Tips for teachers on using artificial intelligence in teaching
How to communicate about potential restrictions on a course or learning task involving artificial intelligence
Inform students about how you want to limit the use of artificial intelligence and why in a timely manner. Consult the course's learning objectives when justifying restrictions. AI can be used in various ways, and in some cases, it may be challenging for the student to understand whether the software they are using is powered by AI in the background. For example, translation and proofreading tools may utilize AI automatically. If you are restricting the usage, consider asking students to describe the different tools and methods they have used in completing the task.
- Communicate early about restrictions: You can describe the possible limitations in the course syllabus before the start of the course. The syllabus can be easily accessed and edited on the homepage of your MyCourses workspace. At the beginning of the course, it is also a good idea to review the courses' rules and remind students to read the syllabus.
- Separate instructions for learning tasks: If you want to restrict or specify the use of AI only for specific learning tasks, it is advisable to include the restrictions in the task instructions themselves.
How can I check if artificial intelligence was used in generating the text?
Currently, there is no completely reliable way to check if a text has been generated with the assistance of artificial intelligence. Aalto University provides the plagiarism detection tool Turnitin, which includes a tool for evaluating the use of AI in text. It's important to note that this tool provides only an indicative assessment and cannot categorically confirm the use of AI. For more information about the tool, please visit https://www.turnitin.com/products/features/ai-writing-detection/faq. Please note that it is not allowed to submit student responses into systems that have not officially undergone any security checks by Aalto University.
If you suspect that AI has been used in text production contrary to the given instructions, you can assess a few aspects of the text:
- Unusual references in the text: AI can generate fictional references upon request. It does not verify the existence of the source, making non-existent references a possibility.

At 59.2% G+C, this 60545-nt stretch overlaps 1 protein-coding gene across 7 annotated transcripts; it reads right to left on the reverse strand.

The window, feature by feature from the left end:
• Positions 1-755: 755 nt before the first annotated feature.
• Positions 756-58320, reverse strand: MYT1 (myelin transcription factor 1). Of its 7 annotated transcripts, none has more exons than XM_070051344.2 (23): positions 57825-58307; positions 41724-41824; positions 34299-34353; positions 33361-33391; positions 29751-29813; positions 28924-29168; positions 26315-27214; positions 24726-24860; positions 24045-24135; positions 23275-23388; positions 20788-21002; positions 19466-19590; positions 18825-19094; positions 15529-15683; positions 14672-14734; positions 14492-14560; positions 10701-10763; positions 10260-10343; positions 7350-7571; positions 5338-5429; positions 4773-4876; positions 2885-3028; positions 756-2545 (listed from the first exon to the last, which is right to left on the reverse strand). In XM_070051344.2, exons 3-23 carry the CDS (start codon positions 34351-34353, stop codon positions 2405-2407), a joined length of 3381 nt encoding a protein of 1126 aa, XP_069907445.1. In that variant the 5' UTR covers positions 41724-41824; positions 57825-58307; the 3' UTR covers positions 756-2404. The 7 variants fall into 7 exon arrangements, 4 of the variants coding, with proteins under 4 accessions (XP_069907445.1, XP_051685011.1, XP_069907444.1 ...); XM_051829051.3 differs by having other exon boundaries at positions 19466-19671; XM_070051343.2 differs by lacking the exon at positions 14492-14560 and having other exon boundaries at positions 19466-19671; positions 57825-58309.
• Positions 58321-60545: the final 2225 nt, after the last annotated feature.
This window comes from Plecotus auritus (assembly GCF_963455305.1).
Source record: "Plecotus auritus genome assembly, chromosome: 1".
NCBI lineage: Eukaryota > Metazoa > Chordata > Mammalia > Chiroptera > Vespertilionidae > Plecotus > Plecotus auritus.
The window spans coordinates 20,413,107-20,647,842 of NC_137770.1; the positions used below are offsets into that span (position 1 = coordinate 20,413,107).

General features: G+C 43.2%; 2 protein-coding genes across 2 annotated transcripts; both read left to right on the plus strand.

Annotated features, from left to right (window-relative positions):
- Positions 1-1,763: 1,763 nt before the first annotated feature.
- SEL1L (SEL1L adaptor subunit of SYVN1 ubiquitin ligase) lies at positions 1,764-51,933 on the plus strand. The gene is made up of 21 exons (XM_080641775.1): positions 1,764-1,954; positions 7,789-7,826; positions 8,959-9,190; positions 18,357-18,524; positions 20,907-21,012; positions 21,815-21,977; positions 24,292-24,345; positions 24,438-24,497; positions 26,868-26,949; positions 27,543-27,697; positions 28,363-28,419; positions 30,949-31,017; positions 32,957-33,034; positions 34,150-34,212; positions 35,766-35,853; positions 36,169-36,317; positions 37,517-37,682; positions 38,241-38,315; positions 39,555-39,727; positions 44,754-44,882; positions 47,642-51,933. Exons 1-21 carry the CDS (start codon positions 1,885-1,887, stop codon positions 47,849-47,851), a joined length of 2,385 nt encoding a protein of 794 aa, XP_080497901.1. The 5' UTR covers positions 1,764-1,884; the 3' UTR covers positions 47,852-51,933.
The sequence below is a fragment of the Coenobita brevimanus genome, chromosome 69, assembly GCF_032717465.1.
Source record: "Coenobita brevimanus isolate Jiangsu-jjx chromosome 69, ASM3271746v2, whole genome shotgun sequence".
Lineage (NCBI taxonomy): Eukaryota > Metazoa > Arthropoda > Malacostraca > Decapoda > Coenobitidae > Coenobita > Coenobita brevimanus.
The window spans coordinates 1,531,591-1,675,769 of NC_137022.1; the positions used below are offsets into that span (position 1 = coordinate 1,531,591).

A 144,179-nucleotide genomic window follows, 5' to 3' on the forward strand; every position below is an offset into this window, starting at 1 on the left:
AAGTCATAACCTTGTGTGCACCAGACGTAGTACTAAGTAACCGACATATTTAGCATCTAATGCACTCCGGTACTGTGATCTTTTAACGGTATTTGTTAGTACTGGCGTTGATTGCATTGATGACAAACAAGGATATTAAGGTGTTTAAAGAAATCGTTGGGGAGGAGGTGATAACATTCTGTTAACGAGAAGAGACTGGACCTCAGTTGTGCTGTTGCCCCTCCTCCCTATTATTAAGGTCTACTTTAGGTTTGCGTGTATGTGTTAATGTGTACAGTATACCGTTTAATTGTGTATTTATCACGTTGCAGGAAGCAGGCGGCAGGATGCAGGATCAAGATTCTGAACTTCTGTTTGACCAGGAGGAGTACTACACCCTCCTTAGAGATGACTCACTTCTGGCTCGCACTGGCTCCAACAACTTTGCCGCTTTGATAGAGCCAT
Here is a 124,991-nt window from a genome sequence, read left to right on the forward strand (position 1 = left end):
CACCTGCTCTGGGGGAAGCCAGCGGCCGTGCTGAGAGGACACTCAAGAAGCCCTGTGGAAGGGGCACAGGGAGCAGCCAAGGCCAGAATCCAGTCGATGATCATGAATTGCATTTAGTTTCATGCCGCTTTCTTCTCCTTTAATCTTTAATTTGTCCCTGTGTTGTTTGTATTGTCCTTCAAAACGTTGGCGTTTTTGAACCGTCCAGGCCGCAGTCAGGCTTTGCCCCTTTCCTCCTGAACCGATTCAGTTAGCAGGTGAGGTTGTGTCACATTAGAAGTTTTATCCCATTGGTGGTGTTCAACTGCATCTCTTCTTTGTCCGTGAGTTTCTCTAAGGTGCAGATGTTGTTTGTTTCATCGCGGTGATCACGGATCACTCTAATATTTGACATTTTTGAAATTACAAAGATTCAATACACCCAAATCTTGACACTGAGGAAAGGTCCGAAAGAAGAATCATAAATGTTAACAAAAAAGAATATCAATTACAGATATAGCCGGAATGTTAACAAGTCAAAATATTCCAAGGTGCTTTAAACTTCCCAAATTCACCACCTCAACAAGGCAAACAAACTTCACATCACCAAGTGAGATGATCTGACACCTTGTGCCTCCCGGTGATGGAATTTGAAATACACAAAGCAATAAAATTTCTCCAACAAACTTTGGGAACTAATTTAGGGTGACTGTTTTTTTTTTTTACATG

- Outdated information: large language models might be retrieving information from a database that only goes until a certain year, and does not include the latest facts and literature. Therefore, AI-generated text can refer to debunked or old information as current.
- Writing style: Text produced by AI often tends to be fluent, error-free, and natural-sounding. If the text appears exceptionally flawless or remarkably professional, it may indicate the use of AI. You can test your assignments by asking AI to provide an answer and analyse the style of the text as reference to detect misusage.
- Repetition or nonsensical sentences: AI based on large language models may generate sentences that do not convey meaningful content or repeat the same information by varying the wording across different parts of the text.
If your conclusion is that the student has deliberately acted against the instructions, follow the guidelines for handling such violations.
Artificial intelligence in a learning task
Currently, Aalto University does not have a widely available AI service based on a large language model that teachers and students can use with their Aalto accounts. Although some students may have personal accounts for external AI services, the creation of personal accounts cannot be compulsory for completing a learning task. In case you want students to use external services it is good to remind them about data privacy, which in general lines means that entering other students' answers or anyone's personal information into external systems is not allowed.